All About Co-op Work Permits

An Excerpt from Heron Law Offices Canadian Immigration Lawyer, Angela Harris CLEBC Paper

Angela Harris

C.        Limits of Co-op Work Permits

1.        For Whom Can You Work?

Your co-op work permit will list your DLI as your employer to indicate that you are a co-op student. However, you can work for any employer provided that the employer is accepted by your DLI’s co-op program. Your co-op placement may be on or off campus, and the work may be paid or unpaid.[1] Co-op work permits are exempt from Labour Market Impact Assessments (“LMIA”), and no job offer is necessary when applying for a co-op work permit.

During the COVID-19 pandemic, international students are currently permitted to work for a company in their home country, if their school and employer agree. They may also accept a Canadian work placement and start working remotely from their home country.[2]

2.        When Can You Start Working?

In pre-COVID-19 times, international students could not start working for their co-op placements before they had their co-op work permit.

However, in response to the COVID-19 pandemic, international students who are in Canada and are waiting for a decision on their co-op work permit application are currently allowed to start working for their co-op placement using their on-campus and off-campus work authorization, if they meet all the eligibility requirements.[3]

For on-campus work, there is no limit for the number of hours an international student can work. International students may work without a work permit on the campus of the university or college at which they are a full-time student under paragraph 186(f) of IRPR.

For off-campus work while waiting for a decision on a co-op work permit application, eligible international students may use their work authorization under paragraph 186(v) of IRPR to work up to 20 hours per week during a regular academic session, including boththe hours for co-op and the hours for a regular paid job, and full-time during a regularly scheduled break between academic sessions.[4]

They must stop doing work for their co-op placement immediately if their co-op work permit application is refused.

In response to the COVID-19 pandemic, international students who are working remotely from their home country are currently allowed to work while their study permit and co-op work permit applications are being processed, as this type of work does not require a work permit.[5]

3.        How Many Hours May You Work with a Co-op Work Permit?

You may work full-time with a co-op work permit during an approved co-op term. However, a co-op

work permit can only be used to complete the work required by your program of study within an

approved co-op term.

4.        When Must You Stop Working?

Because a co-op work permit may only be used for your approved co-op placement, you cannot use

your co-op work permit to continue working after you have completed your co-op placement, even if

the co-op work permit has not yet expired.[6]

If you still hold a valid study permit and are eligible, you may be able to work off-campus with your

study permit work authorization, not with your co-op work permit. Once you have completed your

study program, as confirmed by a letter from your school that you have completed the requirements to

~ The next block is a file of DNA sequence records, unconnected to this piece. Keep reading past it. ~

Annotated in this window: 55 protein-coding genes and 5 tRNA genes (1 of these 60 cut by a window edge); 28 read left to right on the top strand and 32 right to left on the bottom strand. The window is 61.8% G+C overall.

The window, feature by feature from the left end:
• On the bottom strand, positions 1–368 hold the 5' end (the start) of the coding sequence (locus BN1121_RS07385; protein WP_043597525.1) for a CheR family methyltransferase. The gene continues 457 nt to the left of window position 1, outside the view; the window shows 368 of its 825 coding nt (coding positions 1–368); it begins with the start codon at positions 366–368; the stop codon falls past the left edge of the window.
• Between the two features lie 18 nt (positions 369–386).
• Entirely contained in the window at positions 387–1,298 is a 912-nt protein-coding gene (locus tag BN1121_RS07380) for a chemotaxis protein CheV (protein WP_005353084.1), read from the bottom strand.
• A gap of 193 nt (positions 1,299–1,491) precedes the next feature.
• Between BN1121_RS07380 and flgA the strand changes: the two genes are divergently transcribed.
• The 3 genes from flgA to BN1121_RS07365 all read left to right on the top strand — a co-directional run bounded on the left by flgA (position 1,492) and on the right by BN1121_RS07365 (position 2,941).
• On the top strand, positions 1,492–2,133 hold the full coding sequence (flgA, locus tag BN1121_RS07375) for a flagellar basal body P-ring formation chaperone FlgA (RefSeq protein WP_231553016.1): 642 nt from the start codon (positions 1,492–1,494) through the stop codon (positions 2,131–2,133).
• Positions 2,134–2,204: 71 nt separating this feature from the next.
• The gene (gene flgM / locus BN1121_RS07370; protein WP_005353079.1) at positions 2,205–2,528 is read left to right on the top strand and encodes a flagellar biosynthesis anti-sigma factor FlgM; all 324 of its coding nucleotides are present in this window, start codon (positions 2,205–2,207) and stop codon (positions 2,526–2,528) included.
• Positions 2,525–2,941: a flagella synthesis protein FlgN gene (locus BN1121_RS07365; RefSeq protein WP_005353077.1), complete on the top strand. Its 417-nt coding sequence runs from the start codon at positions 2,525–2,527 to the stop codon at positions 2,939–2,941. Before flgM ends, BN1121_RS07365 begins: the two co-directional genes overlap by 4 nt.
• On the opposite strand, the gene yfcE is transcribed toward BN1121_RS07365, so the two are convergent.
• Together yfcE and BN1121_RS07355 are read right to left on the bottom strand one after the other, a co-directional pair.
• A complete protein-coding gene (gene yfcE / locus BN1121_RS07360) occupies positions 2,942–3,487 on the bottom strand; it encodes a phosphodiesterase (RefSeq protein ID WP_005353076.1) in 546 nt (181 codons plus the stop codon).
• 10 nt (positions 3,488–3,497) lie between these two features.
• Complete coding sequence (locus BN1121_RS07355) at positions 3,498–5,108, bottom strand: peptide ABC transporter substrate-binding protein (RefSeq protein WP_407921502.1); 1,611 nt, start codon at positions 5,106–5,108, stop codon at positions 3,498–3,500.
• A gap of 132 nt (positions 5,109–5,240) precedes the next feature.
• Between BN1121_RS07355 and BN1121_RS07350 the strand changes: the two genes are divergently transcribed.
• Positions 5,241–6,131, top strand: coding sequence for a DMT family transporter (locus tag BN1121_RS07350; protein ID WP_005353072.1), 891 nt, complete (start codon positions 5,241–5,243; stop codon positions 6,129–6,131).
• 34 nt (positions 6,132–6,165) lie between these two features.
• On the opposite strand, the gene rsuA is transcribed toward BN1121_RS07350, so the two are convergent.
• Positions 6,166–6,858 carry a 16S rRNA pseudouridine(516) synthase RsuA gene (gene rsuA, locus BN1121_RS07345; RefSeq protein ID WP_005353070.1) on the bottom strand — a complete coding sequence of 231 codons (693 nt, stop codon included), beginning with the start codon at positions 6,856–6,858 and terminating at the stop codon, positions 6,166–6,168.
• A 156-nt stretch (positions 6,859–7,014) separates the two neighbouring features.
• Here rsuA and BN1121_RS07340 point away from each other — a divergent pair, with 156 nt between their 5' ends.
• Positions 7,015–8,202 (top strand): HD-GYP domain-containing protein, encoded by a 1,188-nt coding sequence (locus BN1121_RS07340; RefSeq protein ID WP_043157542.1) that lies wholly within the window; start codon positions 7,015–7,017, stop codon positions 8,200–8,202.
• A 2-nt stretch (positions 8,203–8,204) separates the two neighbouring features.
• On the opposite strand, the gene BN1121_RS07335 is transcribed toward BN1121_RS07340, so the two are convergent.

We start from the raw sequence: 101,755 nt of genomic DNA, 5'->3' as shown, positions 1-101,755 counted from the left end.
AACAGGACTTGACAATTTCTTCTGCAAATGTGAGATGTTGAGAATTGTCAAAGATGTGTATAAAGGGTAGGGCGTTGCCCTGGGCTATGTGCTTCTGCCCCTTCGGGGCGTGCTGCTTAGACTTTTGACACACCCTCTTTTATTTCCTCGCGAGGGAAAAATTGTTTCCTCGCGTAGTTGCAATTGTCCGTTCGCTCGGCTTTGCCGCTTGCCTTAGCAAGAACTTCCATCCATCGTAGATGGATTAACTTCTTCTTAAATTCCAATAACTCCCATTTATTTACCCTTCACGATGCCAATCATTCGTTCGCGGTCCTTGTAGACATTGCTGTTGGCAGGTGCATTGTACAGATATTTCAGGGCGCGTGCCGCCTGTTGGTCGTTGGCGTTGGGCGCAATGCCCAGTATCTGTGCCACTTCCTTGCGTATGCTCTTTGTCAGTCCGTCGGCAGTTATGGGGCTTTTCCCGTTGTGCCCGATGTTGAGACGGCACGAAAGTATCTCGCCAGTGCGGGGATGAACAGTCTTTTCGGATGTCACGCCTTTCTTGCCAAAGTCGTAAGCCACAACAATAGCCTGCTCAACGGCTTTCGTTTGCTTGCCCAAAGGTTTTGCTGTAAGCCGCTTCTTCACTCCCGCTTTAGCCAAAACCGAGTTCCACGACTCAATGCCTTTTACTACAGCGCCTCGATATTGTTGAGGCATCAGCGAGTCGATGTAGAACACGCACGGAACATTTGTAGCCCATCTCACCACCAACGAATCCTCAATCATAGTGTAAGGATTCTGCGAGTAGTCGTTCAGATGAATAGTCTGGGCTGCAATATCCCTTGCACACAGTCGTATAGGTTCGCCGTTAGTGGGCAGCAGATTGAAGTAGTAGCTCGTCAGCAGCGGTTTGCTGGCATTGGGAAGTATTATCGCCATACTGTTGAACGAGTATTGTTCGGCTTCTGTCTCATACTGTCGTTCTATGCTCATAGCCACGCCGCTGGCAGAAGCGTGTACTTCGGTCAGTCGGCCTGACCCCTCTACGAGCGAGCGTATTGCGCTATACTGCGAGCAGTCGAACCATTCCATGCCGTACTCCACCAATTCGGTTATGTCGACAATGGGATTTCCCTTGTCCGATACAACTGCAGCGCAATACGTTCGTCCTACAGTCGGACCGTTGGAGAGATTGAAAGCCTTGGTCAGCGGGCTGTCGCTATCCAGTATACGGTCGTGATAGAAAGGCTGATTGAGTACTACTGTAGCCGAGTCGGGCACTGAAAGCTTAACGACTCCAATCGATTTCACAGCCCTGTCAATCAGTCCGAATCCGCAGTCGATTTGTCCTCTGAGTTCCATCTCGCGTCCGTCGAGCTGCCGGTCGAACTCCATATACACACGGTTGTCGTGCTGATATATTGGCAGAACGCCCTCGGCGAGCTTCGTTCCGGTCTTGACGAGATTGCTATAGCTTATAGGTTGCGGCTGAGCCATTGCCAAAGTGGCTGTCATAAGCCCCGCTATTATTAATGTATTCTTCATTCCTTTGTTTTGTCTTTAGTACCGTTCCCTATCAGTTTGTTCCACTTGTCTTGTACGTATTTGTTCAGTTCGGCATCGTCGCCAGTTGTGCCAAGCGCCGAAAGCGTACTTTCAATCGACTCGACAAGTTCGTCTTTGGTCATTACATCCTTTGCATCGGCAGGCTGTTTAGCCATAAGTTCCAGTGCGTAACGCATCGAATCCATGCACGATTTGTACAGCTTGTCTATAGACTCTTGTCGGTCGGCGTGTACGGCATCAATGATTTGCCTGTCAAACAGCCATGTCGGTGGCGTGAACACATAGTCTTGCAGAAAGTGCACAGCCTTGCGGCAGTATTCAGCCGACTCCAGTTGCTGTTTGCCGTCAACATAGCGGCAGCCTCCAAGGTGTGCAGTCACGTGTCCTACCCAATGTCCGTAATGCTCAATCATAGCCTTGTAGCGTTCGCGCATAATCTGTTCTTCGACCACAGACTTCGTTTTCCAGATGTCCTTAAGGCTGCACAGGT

graduate, you are generally not permitted to work without a work permit. If you apply for a post-

graduation work permit (“PGWP”) before your study permit expires, though, you may start working full-

time while your application is being processed.

5.        Can You Use Your Co-op Work Experience When Applying for Permanent Residency under the Canadian Experience Class (“CEC”)?

When international students seek to navigate possible pathways from their studies to permanent

residency in Canada, they sometimes wish to know if the work experience that they gained using their

co-op work permit counts toward the work experience requirements under the CEC. Unfortunately, it does not. Pursuant to paragraph 87.1(3)(a) of the IRPR, any period of employment during which a foreign national was engaged in full-time study shall not be included in calculating a period of work experience for the CEC.


[1] McGill International Student Services, “Co-op/Internship work permit” (2021), online: <https://www.mcgill.ca/internationalstudents/work/co-op-internship-work-permit>

[2] IRCC, “Work as a co-op student or intern” (last modified 6 July 2021), online: Government of Canada <https://www.canada.ca/en/immigration-refugees-citizenship/services/study-canada/work/intern.html>

[3] IRCC, “Students – Work: COVID-19 program delivery” (last modified 8 July 2021), online: Government of Canada <https://www.canada.ca/en/immigration-refugees-citizenship/corporate/publications-manuals/operational-bulletins-manuals/service-delivery/coronavirus/temporary-residence/study-permit/work.html>

[4] IRCC, “Students – Work: COVID-19 program delivery” (last modified 8 July 2021), online: Government of Canada <https://www.canada.ca/en/immigration-refugees-citizenship/corporate/publications-manuals/operational-bulletins-manuals/service-delivery/coronavirus/temporary-residence/study-permit/work.html>

[5] IRCC, “Work as a co-op student or intern” (last modified 6 July 2021), online: Government of Canada <https://www.canada.ca/en/immigration-refugees-citizenship/services/study-canada/work/intern.html>

[6] Note that the validity period of a co-op work permit usually matches that of the study permit, but you may still only use the co-op work permit to complete the approved co-op placement.

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